It is "doubtful" Washington Redskins strong safety Ken Coffey, who underwent knee surgery today, will play this season, head trainer Bubba Tyer said.
Coffey was injured in the third quarter of the Redskins' 17-14 preseason victory over the Falcons in Atlanta Saturday night. He will be in a cast six weeks, then will begin rehabilitation, Tyer said.
Dr. Stan Lavine, the team physician, repaired two torn ligaments -- the anterior cruciate and the medial collateral -- and repaired the medial miniscus cartilage in Coffey's knee in surgery at Sibley Hospital.
"It's the most disappointing thing that's happened to us," Coach Joe Gibbs said.
This is the third time in Coffey's four-year career that he has suffered a serious injury or illness. As a rookie in 1982, he spent the season on injured reserve with a blood disorder. In 1984, he missed four games because of a shoulder separation incurred in training camp.
The Redskins made changes in their secondary today to compensate for Coffey's loss. Former all-pro Tony Peters has been moved to the first team, as expected.
Rookie cornerback Barry Wilburn, who has been impressive in training camp, will work both as a nickel back and strong safety, assistant coach Richie Petitbon said.
"We want to get Barry acclimated to strong safety," Petitbon said. "By no means are we giving up on him at corner. We think he'll be a good corner for us. But this is something we have to do."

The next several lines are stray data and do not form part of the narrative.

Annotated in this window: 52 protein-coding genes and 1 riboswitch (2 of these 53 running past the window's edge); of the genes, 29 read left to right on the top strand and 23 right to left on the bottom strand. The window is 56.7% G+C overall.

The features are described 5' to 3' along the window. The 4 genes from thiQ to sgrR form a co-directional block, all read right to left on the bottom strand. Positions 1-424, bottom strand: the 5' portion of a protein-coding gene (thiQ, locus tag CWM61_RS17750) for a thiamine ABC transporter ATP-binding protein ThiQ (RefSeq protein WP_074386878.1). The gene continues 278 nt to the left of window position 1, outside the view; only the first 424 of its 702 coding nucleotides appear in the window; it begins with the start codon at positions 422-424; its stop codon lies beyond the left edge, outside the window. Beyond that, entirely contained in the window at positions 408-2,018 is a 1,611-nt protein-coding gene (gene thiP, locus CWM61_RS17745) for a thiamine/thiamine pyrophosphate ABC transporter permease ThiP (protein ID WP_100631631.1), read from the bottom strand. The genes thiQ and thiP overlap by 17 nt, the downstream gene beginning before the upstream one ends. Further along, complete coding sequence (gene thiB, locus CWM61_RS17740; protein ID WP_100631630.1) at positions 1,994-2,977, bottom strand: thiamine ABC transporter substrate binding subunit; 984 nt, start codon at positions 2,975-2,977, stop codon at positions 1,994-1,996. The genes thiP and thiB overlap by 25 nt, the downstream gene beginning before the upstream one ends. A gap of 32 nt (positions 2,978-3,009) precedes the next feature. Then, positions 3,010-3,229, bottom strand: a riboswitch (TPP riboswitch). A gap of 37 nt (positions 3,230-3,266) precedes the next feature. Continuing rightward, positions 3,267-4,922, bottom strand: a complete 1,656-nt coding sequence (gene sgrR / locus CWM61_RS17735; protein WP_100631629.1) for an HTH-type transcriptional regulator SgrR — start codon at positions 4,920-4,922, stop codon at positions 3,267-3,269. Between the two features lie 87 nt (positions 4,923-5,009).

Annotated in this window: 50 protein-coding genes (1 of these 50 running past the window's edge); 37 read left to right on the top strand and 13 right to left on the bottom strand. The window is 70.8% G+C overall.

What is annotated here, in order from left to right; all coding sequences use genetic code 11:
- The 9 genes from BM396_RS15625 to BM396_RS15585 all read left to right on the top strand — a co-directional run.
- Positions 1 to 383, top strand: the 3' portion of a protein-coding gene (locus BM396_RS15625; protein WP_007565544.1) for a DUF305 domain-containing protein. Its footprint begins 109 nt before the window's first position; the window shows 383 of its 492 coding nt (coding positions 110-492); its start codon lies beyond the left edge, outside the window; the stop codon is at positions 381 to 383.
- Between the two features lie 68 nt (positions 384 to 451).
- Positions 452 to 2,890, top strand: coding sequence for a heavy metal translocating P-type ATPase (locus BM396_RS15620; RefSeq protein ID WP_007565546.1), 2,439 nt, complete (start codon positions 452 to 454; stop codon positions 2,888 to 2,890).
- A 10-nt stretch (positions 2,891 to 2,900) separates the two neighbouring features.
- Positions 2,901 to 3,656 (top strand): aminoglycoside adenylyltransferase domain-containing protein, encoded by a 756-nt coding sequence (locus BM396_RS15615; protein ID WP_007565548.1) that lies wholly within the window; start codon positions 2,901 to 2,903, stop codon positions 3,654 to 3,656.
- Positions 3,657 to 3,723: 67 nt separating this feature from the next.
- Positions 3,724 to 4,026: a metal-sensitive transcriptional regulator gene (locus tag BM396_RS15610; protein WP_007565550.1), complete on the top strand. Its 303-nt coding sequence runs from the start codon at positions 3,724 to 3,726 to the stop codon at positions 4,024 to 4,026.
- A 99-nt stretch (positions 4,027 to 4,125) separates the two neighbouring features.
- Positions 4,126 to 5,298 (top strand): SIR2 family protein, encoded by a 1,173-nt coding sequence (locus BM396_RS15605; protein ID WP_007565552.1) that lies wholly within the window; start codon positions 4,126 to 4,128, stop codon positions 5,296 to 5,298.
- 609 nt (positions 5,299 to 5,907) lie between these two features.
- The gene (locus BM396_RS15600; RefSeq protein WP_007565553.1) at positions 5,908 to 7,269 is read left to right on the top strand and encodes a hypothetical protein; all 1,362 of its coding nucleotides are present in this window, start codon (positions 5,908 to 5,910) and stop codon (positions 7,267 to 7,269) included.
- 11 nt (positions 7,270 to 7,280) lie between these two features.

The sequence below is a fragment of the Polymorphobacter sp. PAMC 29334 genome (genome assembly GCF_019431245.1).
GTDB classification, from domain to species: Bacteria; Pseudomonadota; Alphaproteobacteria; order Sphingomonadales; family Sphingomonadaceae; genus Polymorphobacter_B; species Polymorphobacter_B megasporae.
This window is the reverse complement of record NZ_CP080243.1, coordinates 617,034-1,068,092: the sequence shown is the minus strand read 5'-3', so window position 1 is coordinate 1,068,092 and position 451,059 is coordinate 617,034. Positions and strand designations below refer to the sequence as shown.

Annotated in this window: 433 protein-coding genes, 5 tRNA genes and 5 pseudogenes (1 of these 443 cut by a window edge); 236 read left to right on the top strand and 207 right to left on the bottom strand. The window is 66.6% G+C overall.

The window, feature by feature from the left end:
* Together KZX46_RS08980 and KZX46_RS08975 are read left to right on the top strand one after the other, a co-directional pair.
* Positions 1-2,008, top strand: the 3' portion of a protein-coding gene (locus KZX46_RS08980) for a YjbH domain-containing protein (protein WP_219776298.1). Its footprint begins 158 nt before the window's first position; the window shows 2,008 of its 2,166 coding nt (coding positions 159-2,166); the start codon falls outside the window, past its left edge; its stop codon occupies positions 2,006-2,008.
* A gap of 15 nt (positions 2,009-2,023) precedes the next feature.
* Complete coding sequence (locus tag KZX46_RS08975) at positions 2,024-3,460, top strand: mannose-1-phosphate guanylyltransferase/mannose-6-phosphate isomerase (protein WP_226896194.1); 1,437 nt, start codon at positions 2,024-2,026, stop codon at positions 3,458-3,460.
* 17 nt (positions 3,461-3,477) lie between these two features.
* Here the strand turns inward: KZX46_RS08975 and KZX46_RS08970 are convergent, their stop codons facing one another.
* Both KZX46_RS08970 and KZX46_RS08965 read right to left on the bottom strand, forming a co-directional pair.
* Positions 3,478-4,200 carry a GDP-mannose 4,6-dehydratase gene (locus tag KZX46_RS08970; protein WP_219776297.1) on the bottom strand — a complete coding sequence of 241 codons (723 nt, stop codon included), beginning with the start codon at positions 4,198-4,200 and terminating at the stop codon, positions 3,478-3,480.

Wilburn played two years of free safety at Mississippi and said he also worked at strong safety in college practices and in the Redskins' May minicamp.
Reserve free safety Greg Williams also will receive work at strong safety, Petitbon said.
The Redskins plan to keep rookie free safety Raphel Cherry at strong safety. Depth is a problem there, too, with the loss of waived veteran Mark Murphy.
Defensive tackle Dave Butz practiced for the first time and joined the first team in drills.
"Dave Butz, Dave Butz," cornerback Darrell Green yelled as he ran into a huddle. "High five, high five."
With that, Green jumped -- Butz didn't -- and they slapped palms.
"The biggest thing getting used to is the pads and the double-knee braces," Butz said after practice. "The pads are very restricting."
After a grueling, two-hour practice in 90-degree heat, he said, "I can't keep up with them (the other players) wind-wise, but I think I can strength-wise."
Butz agreed to a $975,000, two-year deal last week after a two-week holdout. "All the pressure is on me right now," he said.
Why did he hold out? "I'm probably one of the best (defensive tackles) and I'm trying to get better."